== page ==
It’s no secret that financial institutions have had to work extra hard to repair their tainted public personas from recessionary fallout. With budget heads giving the green light for extra spending, organizations have been returning to tried-and-true promotional items, like pens and squeeze balls, as a way to increase customer loyalty and gain extra exposure. “Fewer and fewer entities in this marketplace means spending needs to be sharper and more focused than ever before,” remarked Bill Mahre, president of ADG Promotional Products, Hugo, Minn. “It doesn’t have to be large-dollar items or the latest and greatest thing, but it does have to enhance their branding position and message.”
ADG Promotional Products offers a variety of financial market staples—from writing instruments and planners to travel mugs and key chains. In addition, the company website is home to actual distributor presentations for the financial sector, along with other key verticals for the curious reseller.
Professionals in the financial sector may be more sensitive to an item’s return on investment, but they also understand that solid marketing efforts come with a handsome reward. Huntington Bank is a perfect example. In November, Promo Marketing, the sister publication of Print+Promo, reported on the success of the Columbus, Ohio-based bank’s 2010 rebranding campaign. Hoping to create a “welcoming” image, the bank’s strategy involved unchaining and giving away its pens. As a result of that decision, Huntington Bank estimated that it has given away nearly 32 million Huntington Bank pens to date. Mary Navarro, Huntington Bank’s senior executive vice president and retail and business banking director, even has spotted the bank’s green and black pens as far as Spain and Costa Rica.
From a demand standpoint, Mahre said that blue ink stylus pens will continue to enjoy success in 2016. “Blue ink [is] needed for financial document signings and [these are] easy marketing tools that are very cost-effective,” he noted. “The ability to personalize items also is very important since financial institutions don’t just want generic items, but the opportunity to target down to a specific person or company.”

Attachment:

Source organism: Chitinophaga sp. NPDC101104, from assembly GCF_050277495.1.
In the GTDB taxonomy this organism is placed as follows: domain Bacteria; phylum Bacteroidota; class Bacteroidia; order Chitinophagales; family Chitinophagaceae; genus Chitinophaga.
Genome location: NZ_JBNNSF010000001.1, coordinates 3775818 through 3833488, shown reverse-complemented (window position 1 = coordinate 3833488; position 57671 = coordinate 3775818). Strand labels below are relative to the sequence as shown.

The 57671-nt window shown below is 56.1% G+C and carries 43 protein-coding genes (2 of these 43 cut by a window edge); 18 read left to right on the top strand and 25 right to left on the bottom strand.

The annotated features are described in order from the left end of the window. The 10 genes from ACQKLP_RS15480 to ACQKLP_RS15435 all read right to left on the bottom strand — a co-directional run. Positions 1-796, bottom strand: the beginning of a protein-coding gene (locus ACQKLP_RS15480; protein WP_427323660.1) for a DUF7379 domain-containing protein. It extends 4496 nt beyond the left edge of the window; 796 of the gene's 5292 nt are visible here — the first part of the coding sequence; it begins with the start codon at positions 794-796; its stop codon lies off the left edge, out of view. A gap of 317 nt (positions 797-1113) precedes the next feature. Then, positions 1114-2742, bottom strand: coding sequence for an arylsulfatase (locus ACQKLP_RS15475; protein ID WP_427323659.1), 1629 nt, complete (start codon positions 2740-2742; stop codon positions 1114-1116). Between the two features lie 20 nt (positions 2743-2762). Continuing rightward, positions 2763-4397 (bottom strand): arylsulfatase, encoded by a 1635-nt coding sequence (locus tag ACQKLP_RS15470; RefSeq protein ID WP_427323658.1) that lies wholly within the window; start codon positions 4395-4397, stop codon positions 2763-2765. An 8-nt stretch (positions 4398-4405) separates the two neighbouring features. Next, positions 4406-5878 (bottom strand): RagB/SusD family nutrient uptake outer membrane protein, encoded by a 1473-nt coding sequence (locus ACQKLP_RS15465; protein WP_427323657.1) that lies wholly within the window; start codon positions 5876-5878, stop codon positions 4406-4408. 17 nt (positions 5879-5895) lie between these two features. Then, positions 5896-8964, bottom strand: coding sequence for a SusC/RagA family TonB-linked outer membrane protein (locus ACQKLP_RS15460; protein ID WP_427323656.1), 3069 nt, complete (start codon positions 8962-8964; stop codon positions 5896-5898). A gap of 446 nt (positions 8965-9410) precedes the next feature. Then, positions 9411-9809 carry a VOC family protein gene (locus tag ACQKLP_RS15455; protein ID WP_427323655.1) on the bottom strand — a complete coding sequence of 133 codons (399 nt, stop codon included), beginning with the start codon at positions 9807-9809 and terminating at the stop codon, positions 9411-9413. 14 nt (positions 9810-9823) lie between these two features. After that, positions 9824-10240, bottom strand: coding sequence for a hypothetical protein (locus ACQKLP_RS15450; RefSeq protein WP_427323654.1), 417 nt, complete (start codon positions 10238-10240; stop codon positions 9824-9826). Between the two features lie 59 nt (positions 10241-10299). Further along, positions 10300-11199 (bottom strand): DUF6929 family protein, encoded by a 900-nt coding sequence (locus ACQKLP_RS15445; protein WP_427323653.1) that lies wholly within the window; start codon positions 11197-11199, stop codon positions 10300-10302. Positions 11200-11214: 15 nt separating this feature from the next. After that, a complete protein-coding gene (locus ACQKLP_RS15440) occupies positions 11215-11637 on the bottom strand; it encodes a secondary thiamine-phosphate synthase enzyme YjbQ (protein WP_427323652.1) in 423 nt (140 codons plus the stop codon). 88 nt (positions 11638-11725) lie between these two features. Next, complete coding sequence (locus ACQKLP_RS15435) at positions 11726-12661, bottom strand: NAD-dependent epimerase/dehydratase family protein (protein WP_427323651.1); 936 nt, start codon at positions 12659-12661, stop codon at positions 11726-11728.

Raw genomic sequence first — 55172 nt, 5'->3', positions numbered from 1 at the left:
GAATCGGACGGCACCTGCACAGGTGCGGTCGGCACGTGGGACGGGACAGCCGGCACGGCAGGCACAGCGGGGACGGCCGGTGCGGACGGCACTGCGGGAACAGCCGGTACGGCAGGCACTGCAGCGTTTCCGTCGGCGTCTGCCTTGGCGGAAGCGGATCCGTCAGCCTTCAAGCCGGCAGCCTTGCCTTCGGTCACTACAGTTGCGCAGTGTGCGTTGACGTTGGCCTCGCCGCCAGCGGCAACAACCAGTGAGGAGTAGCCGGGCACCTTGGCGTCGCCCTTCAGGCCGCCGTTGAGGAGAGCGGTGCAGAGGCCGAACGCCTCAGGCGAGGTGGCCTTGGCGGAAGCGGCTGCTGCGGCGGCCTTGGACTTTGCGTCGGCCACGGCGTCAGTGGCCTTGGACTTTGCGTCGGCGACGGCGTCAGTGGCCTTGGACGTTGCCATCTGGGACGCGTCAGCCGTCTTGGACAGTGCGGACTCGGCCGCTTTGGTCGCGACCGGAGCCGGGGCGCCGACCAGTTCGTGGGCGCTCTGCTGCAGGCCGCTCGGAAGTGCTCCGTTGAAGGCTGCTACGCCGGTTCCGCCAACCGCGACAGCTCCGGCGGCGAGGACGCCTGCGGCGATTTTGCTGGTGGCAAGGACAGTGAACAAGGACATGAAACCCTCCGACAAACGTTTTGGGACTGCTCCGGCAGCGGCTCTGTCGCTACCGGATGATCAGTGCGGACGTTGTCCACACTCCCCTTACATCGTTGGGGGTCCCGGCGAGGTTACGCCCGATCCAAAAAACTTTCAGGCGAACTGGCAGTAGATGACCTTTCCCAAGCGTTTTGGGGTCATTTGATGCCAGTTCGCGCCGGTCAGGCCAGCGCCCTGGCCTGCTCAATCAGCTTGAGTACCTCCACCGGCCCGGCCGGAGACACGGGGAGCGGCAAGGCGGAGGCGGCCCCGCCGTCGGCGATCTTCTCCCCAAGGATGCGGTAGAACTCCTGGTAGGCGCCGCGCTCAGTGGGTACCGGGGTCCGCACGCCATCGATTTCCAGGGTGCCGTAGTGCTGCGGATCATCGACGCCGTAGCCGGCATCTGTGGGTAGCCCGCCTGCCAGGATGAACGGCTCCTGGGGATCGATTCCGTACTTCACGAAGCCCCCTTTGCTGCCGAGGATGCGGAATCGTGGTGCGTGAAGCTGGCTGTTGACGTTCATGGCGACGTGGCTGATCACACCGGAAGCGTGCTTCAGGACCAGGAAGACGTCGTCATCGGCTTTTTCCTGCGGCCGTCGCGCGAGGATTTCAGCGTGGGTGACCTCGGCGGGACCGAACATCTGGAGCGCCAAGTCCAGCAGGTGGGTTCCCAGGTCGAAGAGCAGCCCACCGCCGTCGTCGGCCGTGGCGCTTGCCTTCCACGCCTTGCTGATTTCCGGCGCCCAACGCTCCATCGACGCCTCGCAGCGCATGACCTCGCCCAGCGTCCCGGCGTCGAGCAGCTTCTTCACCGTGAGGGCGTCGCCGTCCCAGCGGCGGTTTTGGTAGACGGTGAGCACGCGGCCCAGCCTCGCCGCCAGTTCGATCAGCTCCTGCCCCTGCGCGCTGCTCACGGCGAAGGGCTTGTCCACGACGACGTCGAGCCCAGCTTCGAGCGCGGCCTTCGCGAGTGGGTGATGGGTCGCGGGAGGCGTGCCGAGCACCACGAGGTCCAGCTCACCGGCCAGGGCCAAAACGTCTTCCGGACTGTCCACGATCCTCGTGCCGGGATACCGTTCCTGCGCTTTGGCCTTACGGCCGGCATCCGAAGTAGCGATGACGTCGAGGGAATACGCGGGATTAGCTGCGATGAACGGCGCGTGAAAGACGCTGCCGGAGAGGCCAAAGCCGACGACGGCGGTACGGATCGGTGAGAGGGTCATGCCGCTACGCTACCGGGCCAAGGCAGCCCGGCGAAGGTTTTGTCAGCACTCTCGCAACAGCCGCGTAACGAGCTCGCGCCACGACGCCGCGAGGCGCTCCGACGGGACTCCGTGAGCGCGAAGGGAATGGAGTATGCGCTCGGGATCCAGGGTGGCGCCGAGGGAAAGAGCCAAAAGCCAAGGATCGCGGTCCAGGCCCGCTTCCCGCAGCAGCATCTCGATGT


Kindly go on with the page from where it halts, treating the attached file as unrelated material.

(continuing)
The Selling Process
There are certain things distributors should know before calling upon financial prospects. Mahre said that even the largest institutions have significant marketing budgets on a local and/or regional basis. “Mostly due to differing laws and regulations by state, many of the decisions are made by local people trying to integrate themselves in each respective community,” he mentioned. “... The key is still to find the major decision-makers and ask questions as to what is important, what message is critical to be positioned with their client base and what type of events are they supporting in the community.”
Also, be prepared to answer questions. According to Mahre, these professionals want to know more than the item’s cost; they expect distributors to communicate the entire project’s cost. “Their financial acumen allows them to understand that having a low-priced item might not be ideal if shipping, rush charges, set-up fees and other miscellaneous costs add significantly to the bottom line,” Mahre said.
Finally, help them solve problems. Mahre cited inconsistent branding as a common challenge. Distributors can use this as an opportunity to shine. “We have seen a number of financial institutions that use similar brand layouts and messages on writing instruments, planners, calendars, etc.,” he said. “Simple, but very cost-effective when you constantly deliver the same look from a brand and message standpoint.”